SEC grounds space company, SPAC

Momentus CEO Mikhail Kokorich and his SPAC backers misled investors about Kokorich's national security 'threat,' the Commission claims.

A space exploration company and its blank-check company backers have agreed to pay more than $8 million to settle SEC claims that they mislead investors about the state of their technology and the national security risks of a key executive.

Momentus and its special purpose acquisition company, Stable Road Acquisition Corp, announced a merger agreement last October. They got commitments of up to $175 million from private investors. The companies and their executives claimed that Momentus had “successfully tested” its key product, a microwave electro-thermal water plasma thrust designed to move satellites into custom orbits.

“In fact,” the Commission said in a July 13 settlement order, “that 2019 test failed to meet Momentus’s own public and internal pre-launch criteria for success and was conducted on a prototype that was not designed to generate commercially significant amounts of thrust.”

‘A halt’

SEC chairman Gary Gensler has put private fund reforms at the top of his regulatory agenda. He has been openly skeptical of SPACs. The market appears to be with him. News reports circulated on the same day as the Stable Road settlement was announced show that the pace of SPACs bringing new companies to markets has chilled. In April, Goldman Sachs warned that the SPAC industry had “screeched to a halt.”

The Stable Road case seems to be a near-perfect overlay for Gensler’s reform ambitions. Not only did Momentus and Stable Road make “materially false” claims about the success of Momentus’ thruster, they also hid the US government’s increasing concerns about Momentus’ then-CEO Mikhail Kokorich, the Commission says.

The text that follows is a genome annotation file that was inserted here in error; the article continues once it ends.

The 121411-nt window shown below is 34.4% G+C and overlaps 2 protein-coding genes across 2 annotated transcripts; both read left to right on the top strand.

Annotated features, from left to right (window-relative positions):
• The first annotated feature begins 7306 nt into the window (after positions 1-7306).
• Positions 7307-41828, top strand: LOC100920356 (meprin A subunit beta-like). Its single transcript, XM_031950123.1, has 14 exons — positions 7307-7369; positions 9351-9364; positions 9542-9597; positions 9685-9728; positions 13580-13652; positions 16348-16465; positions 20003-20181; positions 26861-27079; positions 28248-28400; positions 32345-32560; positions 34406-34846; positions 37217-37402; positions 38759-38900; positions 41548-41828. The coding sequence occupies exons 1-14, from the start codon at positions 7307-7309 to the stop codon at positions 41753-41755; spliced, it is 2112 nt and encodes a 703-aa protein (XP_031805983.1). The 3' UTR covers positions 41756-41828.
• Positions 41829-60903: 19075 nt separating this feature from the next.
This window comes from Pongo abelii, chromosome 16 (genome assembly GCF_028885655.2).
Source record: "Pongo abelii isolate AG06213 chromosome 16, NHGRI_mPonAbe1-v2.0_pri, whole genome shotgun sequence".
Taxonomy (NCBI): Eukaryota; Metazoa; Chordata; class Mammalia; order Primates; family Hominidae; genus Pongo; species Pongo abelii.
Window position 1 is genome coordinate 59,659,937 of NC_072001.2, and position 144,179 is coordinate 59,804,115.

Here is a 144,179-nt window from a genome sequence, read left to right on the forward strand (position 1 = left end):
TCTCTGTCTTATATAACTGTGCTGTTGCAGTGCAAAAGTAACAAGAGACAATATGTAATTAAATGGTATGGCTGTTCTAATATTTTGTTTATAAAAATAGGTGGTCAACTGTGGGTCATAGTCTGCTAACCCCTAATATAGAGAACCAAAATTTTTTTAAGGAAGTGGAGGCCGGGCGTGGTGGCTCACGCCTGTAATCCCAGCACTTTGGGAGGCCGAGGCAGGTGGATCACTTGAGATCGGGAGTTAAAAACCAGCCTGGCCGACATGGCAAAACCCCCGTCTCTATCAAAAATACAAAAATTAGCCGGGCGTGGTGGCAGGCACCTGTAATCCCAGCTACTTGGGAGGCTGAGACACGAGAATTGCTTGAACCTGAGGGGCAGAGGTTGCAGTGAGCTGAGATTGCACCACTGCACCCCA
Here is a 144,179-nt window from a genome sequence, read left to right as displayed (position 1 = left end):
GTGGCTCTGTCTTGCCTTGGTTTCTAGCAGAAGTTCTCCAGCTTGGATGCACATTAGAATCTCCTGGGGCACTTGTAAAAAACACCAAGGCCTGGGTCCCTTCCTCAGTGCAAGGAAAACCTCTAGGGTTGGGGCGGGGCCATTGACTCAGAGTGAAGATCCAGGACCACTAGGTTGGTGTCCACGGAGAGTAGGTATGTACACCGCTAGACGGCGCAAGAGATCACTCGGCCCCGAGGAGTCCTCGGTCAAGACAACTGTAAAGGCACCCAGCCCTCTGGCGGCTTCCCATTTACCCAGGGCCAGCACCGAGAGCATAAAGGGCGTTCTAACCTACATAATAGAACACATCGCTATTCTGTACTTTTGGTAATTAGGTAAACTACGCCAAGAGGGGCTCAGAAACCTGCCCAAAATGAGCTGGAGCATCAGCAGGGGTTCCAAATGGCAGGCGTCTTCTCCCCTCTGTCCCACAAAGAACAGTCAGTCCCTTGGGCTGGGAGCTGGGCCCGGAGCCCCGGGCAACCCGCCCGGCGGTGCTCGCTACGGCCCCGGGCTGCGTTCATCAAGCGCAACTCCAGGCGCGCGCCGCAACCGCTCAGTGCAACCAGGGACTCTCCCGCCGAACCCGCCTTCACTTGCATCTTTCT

Kokorich, 45, is a Russian magnate who lives in Switzerland. Since 2018, the Commission claims in the settlement order, “multiple US government agencies have expressed national security concerns about Kokorich, a fact that was well known to both Kokorich and Momentus but never disclosed to investors.”

‘Material concerns’

As early as April 2018, the Committee on Foreign Investment in the United States told Kokorich it considered him a “threat” to national security. Immigration officials yanked his work visa the following June and denied his application for a green card. Kokorich applied for asylum, but authorities denied it citing “inconsistencies…with regard to political affiliations and activities in Russia.” Authorities scheduled him for a deportation hearing.

Kokorich’s security status was essential to Momentus, the SEC says. “If Momentus or its launch partners are unable to obtain the necessary licenses,” the settlement order states, “Momentus cannot participate in launches and thus cannot execute on its business plan. The US government’s national security-related concerns about Kokorich therefore posed a significant threat to Momentus’s ability to participate in launches and generate meaningful revenue.”

Disclosure, due diligence problems

In a Form S-4 filed in November 2020, Stable Road said that the US government had ordered Kokorich to give up his ownership in another space company, but it hid the government’s “express concerns” with Kokorich himself, the settlement order states.

Kokorich resigned from Momentus in January but it was too little, too late, the Commission says. Among other things, Stable Road is written up for failing to take its due diligence seriously.

The cases

Under the settlement order, Momentus has agreed to reorganize its board and leadership and to pay $7 million in fines. Stable Road will offer its investors a chance to cancel their subscriptions and pay a $1 million penalty. Stable Road CEO and Board Chair Brian Kabot, 43, will pay $40,000 in fines. Stable Road’s holding company, SRC-NI (of which Kabot is a managing member), will give up 250,000 founders’ shares in Momentus.

All of the parties also have agreed to cooperate with Commission staff on their follow-up investigations.

Kokorich has fought the allegations so far. The SEC filed a civil suit against him in the Circuit Court for the District of Columbia. Efforts to reach him for comment have been unsuccessful.

This article first appeared in affiliate publication Regulatory Compliance Watch